Making drivers think for themselves and pay attention increases safety.
This is a pretty good overview of Shared Space. The basic principle is, as my friend Wayne says, “chaos equals caution.”
One problem I have with the application shown in the video is that the cyclists are still channeled into a segregated space. It seems to me, the system would flow better if all vehicles were integrated… then it would be more appropriate to call it “shared space.” I’ll never get the wisdom of placing human-powered vehicles in an outer ring around a traffic circle. The silliness of it is demonstrated in this little prank.
Aside from that, the primary point of the story is that making people make decisions based on the dynamic circumstances around them vs trying to control all movements with lines and signs, increases safety. That certainly makes sense.
Like any traffic design concept, it doesn’t work everywhere but it has appropriate applications. This works best in an urban center where you want to slow drivers, make them attentive* and discourage through traffic.
Opponents of shared space tend to get bogged down in ideological arguments that take the concept as a complete, unalterable package. But there’s a lot to be gained from examining the psychological components of it and how they can be applied to other elements of the street system. We can see that over-regulation increases mindless driving in other roadway situations. Local governments paint residential roads like highways with double-yellow lines, find that motorists speed on them, then haul out the speed bumps, pinch points and gratuitous stop signs. Have you ever noticed that on a road with no center line, motorists give more passing clearance? Cyclists riding in shoulders and bike lanes experience closer and faster passes than cyclists claiming the lane (or even those in wide lanes), because the white line gives the motorist permission to disregard the cyclist. The more you allow people to operate without thinking, the more careless they get. And the easier it is for them to engage in distractions.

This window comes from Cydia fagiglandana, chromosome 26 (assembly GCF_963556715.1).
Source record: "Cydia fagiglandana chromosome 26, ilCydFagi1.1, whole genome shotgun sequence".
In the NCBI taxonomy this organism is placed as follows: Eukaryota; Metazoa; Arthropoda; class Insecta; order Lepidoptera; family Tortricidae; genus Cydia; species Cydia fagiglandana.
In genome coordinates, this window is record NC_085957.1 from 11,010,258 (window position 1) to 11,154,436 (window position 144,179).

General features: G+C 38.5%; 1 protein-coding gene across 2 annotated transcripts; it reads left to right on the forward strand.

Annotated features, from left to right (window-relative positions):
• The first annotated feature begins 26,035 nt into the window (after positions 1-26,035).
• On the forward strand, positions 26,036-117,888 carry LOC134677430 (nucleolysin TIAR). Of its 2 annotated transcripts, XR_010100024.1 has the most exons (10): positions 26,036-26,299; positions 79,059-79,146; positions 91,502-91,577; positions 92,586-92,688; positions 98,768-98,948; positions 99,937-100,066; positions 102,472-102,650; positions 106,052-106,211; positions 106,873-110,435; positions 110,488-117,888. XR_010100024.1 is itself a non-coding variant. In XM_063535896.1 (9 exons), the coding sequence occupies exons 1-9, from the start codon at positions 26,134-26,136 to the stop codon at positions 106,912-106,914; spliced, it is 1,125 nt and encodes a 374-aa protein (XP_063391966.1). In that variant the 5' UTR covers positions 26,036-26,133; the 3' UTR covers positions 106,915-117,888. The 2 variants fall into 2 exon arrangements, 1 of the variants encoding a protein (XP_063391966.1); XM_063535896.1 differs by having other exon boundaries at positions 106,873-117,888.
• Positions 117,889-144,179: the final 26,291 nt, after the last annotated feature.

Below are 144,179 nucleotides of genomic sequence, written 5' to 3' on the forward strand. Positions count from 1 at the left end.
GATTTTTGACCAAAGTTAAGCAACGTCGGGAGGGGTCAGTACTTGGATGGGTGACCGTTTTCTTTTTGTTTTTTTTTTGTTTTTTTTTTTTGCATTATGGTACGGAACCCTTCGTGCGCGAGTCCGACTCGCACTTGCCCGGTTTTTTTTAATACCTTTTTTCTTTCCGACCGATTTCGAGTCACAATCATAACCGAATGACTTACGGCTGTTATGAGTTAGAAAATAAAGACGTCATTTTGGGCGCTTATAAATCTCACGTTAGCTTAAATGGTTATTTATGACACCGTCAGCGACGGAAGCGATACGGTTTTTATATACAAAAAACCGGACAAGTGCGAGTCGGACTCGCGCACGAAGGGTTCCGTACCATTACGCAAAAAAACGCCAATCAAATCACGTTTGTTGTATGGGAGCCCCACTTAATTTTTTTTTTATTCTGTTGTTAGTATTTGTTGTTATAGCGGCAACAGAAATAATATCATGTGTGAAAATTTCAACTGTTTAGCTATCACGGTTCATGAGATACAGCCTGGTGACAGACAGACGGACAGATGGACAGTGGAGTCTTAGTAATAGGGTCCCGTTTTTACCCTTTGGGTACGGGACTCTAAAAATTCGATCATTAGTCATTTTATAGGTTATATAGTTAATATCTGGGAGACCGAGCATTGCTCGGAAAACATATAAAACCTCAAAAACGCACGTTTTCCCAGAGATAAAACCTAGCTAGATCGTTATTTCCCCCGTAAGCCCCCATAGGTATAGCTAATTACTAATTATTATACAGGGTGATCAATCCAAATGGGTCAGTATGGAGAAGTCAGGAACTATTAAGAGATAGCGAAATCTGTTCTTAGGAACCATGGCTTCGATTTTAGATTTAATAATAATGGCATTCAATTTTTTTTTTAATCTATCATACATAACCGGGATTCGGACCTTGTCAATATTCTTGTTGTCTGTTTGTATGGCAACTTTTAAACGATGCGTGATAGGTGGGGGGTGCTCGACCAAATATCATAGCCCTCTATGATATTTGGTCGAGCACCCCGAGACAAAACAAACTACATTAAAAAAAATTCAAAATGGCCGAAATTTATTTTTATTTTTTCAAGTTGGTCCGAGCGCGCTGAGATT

For decades, American traffic engineers have been facilitating mindless driving in the name of traffic flow and safety. It’s time we took a look at that practice and its unintended consequences.
*except for American reporters who turn around while driving and talk to the camera in the back seat.